Blog

Tracking Sandy Exhibit

I am not the common history major, at least not at Monmouth University. As a South American immigrant, English is not my first language and I have only been exposed to American history beginning my sophomore year of high school. This means I’ve spent significantly less time learning it than

Immigrants & Oral History

Oral History in the Mid-Atlantic Region (OHMAR) and the Immigrant and Ethnic History Society (IEHS) presented a workshop at Monmouth University on September 15th, 2017 that left the attendees ready to dig into their own projects. Professor Melissa Ziobro of Monmouth University hosted Anne Rush

Oral History – Not Just for History Majors

Being a first-year student can be intimidating and frightening. You might have no friends on campus, and if you commute, like me, it can be hard to make them. My point is that it can be scary, and it’s hard to get out there and make a name for yourself or participate at all, let […]

Perspectives at the OHMAR Annual Conference

At the end of April, I had the opportunity to attend the Friday session of the OHMAR 2017 annual conference “Oral History & the City” at Columbia University. Besides the fact that this was a unique conference itself from the astounding presentations to the genderless #RESISTANCE hats taped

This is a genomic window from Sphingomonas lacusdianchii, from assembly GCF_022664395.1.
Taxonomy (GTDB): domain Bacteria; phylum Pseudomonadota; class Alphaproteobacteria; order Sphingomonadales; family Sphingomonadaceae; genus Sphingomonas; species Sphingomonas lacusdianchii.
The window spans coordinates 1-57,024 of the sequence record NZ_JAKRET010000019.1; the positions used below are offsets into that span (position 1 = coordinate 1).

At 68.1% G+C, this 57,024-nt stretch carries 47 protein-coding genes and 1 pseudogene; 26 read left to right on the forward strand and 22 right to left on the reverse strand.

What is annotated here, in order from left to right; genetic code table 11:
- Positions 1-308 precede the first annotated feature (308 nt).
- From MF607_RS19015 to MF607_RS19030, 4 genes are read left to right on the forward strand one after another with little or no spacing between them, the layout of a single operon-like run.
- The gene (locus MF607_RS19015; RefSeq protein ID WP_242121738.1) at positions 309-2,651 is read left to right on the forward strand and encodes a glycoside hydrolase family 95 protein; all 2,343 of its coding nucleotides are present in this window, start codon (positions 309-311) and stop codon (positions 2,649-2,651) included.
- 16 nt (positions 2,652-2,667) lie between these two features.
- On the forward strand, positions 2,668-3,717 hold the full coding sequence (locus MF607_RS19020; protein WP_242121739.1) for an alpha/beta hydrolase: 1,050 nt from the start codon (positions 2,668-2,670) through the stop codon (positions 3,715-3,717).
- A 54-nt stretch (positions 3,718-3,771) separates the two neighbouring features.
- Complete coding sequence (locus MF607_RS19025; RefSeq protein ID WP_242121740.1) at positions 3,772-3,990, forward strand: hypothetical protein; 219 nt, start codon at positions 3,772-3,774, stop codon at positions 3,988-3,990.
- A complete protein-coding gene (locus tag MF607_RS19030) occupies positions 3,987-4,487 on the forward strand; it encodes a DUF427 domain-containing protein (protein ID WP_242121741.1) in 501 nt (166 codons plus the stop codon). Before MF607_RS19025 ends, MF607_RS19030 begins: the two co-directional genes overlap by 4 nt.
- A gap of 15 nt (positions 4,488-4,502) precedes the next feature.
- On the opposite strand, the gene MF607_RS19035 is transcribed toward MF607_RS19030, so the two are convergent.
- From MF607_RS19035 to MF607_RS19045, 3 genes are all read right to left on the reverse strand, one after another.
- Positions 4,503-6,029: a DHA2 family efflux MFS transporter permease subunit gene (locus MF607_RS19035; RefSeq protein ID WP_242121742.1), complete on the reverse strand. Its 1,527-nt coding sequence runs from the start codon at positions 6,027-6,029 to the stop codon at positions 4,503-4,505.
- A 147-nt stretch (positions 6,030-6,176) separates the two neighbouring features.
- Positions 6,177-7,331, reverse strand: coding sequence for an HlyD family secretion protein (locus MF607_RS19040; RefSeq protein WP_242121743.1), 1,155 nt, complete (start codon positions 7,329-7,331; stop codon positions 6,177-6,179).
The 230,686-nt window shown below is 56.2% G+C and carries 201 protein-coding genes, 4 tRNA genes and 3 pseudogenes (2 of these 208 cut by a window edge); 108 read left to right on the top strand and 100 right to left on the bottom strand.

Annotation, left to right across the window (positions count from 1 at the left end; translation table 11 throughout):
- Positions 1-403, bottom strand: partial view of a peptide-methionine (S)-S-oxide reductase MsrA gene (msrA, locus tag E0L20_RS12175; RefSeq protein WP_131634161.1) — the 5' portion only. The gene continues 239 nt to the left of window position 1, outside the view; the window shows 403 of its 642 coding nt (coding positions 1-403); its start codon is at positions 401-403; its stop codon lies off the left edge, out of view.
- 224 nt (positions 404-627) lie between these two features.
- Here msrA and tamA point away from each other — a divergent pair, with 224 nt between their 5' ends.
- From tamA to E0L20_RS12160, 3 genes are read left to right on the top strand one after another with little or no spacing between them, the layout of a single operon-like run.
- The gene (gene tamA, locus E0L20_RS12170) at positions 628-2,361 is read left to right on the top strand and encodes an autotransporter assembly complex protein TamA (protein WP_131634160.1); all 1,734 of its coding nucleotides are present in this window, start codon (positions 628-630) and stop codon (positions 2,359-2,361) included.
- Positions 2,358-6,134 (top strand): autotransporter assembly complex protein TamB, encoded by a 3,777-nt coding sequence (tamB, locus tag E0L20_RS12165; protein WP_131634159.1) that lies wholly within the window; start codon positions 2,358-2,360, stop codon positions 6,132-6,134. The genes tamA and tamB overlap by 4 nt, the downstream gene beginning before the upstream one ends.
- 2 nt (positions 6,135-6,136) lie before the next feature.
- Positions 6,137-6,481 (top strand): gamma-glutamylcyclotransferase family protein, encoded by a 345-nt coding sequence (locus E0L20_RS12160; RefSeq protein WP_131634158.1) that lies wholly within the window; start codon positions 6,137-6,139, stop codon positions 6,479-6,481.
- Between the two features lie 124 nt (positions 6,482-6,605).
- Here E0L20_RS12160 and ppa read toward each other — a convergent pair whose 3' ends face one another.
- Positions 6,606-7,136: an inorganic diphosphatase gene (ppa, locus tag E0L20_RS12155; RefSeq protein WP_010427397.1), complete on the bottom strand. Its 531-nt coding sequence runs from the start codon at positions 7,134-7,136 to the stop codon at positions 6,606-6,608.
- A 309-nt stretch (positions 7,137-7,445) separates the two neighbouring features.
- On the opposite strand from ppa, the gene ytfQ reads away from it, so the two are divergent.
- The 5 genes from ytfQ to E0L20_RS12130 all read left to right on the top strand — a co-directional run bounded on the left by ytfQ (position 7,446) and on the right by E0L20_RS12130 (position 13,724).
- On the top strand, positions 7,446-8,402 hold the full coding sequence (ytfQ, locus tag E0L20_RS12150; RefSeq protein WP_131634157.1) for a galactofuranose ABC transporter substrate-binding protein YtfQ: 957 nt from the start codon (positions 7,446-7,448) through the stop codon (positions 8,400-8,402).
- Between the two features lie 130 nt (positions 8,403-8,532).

Oral History at Opera Philadelphia

On September 16, 2017, Opera Philadelphia will premiere We Shall Not Be Moved, a new opera by composer Daniel Bernard Roumain, librettist Marc Bamuthi Joseph, and director/choreographer Bill T. Jones. The production is an outgrowth of Hip H’opera, a partnership between Opera Philadelphia and

School of Rock

Housed on the campus of Monmouth University in West Long Branch, NJ, The Bruce Springsteen Special Collection and Archive comprises nearly 35,000 items from 48 countries. These range from books and concert memorabilia to articles and promotional materials, serving “the research and

Giving Back and Moving Forward

We’re living through an historic moment. Whatever your political persuasion, your constitutional sensibility, your race, economic status, gender, sexual orientation, or country of origin, this recent election cycle has created a cultural and political watershed, and only in hindsight will we be

Balancing Act

Two years ago I began teaching an oral history course in which students interview recent immigrants to the Washington DC area. Students and interviewees have the option to donate their interviews and transcripts to the Immigrant Voices archive at the University of Maryland’s Center for the

Oral History: Where does it fit in museums?

The theme for this year’s OHMAR conference was “Oral History & Technology,” and participants presented their ideas on how evolving technologies can be applied to creating and sharing oral histories with the public. For my first OHMAR conference as a board member, I was excited to facilitate